In German, it’s ‘Himmelweg’. In English, it’s ‘Way to heaven’. Such beautiful expressions in either language. Yet they mask a deadly reality – cynical euphemisms for the ramp that leads Jewish concentration camp inmates to their deaths. They are linguistic disguises, just as performance becomes a disguise in Way to Heaven to conceal the horrors of concentration camp life from a Red Cross Representative. Rather than gas chambers and cruel guards, the Representative sees nothing unusual, as the Jewish inmates are forced to perform ‘normality’ for their visitor. Duped by what he sees, the Representative goes away satisfied that the rumours of inhumane Nazi death camps are untrue.
Yet how much power does a performance have to deceive? Was the Representative really duped or was he happy to believe in the superficial pretence of reality in front of him? When faced with the bombastic and intimidating theatrics used by governments today to conceal atrocities, are we – unlike the Representative – prepared to speak out?
Juan Mayorga is one of the most important Spanish playwrights of his generation. His first play, “Siete Hombres Buenos” (Seven Good Men), was awarded second place in the Marques de Bradomin Prize in 1989. Since this first accolade, Mayorga has won a series of national awards, most prominently, Spain’s National Theatre Prize, which he was awarded in 2007 for services to Spanish theatre. Mayorga’s work has been translated into many languages and performed widely throughout the world. In addition to his role as playwright, Juan Mayorga has adapted versions of classical dramas for the Spanish stage. In January, 2007 he provided a version of Ibsen’s “An Enemy of the People” for Madrid’s Centro Dramático Nacional (CDN), for which he also adapted “King Lear” in February, 2008. He was a founding member of – and continues to collaborate with – the El Astillero theatre company that was established in 1993. In 1998 he began teaching dramaturgy, history of thought, and sociology at the Real Escuela Superior de Arte Dramatico in Madrid.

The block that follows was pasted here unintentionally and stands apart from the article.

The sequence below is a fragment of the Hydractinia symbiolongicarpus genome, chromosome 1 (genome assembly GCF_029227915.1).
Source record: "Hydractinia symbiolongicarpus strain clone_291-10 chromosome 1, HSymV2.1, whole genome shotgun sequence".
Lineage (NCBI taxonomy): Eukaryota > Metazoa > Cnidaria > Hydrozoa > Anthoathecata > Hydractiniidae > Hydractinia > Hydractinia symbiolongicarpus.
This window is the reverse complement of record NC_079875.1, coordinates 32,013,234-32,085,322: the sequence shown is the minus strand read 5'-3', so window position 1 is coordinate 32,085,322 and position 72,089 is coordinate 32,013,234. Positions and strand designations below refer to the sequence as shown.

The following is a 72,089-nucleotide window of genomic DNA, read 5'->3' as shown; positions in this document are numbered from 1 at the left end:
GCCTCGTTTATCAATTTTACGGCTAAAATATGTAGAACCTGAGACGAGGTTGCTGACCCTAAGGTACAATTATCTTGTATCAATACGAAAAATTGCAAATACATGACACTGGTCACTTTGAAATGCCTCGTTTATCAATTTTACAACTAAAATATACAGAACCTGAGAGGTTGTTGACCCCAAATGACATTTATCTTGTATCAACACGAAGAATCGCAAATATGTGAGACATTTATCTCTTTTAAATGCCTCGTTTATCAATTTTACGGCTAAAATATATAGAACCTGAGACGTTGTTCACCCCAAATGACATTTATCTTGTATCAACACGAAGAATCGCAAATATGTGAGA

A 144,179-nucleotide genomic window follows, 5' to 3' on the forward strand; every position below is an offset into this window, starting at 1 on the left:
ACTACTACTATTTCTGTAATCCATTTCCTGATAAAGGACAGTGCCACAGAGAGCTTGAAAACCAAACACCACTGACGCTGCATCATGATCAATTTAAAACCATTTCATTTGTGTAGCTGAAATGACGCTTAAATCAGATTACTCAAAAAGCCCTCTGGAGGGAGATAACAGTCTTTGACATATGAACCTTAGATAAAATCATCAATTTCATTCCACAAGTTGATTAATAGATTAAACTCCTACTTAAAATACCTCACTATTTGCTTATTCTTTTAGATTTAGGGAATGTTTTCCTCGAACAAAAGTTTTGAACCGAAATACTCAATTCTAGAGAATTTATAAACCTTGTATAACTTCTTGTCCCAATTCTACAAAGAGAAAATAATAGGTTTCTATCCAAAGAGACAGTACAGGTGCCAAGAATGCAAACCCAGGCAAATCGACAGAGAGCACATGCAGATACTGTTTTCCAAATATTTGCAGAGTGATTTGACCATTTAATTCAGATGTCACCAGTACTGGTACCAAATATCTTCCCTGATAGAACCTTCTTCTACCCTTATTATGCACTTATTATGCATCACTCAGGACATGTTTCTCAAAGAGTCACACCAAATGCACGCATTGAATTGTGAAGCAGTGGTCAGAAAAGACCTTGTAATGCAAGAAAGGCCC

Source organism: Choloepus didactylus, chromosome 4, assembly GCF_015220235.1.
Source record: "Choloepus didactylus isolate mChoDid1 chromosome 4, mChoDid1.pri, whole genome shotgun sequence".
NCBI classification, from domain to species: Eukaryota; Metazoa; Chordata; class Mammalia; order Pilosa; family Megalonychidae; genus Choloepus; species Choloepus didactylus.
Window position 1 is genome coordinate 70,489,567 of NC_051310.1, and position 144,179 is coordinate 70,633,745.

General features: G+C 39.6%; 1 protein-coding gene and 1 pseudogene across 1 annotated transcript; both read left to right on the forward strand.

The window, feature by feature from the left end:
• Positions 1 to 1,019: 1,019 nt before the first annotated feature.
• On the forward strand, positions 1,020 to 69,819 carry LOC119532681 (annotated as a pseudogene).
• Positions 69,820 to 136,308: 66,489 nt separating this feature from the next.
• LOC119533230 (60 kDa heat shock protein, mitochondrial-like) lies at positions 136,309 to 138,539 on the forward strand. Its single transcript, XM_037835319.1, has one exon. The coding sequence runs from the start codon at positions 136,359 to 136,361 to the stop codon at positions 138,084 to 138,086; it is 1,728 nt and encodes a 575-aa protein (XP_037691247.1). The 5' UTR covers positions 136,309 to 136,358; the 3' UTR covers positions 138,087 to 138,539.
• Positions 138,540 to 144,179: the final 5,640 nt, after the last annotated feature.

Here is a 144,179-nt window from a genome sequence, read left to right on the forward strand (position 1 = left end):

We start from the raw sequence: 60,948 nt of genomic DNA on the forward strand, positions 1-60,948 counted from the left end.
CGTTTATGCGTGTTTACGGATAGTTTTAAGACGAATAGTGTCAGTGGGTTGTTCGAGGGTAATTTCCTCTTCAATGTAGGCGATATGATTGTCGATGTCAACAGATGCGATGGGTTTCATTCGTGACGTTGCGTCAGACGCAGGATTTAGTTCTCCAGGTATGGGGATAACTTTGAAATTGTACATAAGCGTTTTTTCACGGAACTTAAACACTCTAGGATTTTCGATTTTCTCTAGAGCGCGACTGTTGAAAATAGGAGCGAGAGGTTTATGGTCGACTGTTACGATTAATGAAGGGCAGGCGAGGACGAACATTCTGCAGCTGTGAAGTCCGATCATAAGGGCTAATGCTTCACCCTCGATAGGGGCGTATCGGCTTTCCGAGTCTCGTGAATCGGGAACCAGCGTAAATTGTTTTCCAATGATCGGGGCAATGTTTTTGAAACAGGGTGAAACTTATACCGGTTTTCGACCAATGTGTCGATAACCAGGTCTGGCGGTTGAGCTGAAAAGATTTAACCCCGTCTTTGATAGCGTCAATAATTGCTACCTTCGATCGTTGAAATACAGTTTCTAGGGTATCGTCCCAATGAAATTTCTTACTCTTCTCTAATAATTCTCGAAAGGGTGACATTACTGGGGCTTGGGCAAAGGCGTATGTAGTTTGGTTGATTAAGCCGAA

Mercedes Bátiz-Benét is a multi-diciplinary artist and writer. She was born and raised in Mexico and in 1997 she moved to Canada. Productions of her work include “Faust: Ignis Fatuus”, at the international festival “Faustfest,” “Shining Through”, “With Open Arms”, “El Jinete, A Mariachi Opera”, and as co-writer, “The Secret Sorrow of Hatchet Jack Macphee” for The Caravan Farm Theatre, “The Erotic Anguish of Don Juan” with the Old Trout Puppet Workshop, and “Gruff”, for Kaleidoscope’s Family Theatre Festival. Mercedes’ upcoming productions of her plays are “The Umbrella”, co-written with Judd Palmer with original music by Bucan Bucan (February 28th), and “Lágrimas Crueles/Cruel Tears”, a Blue Bridge Repertory Theatre and Puente co-production (April 29th – May 11th). Her latest film credit, camera and cinematography, is for the feature-length documentary about the singer/songwriter Feist, “Look At What The Light Did Now” (Revolver Films 2010). Mercedes is the poetry, fiction, and non-fiction editor at Bayeux Arts, and the artistic director of Puente Theatre.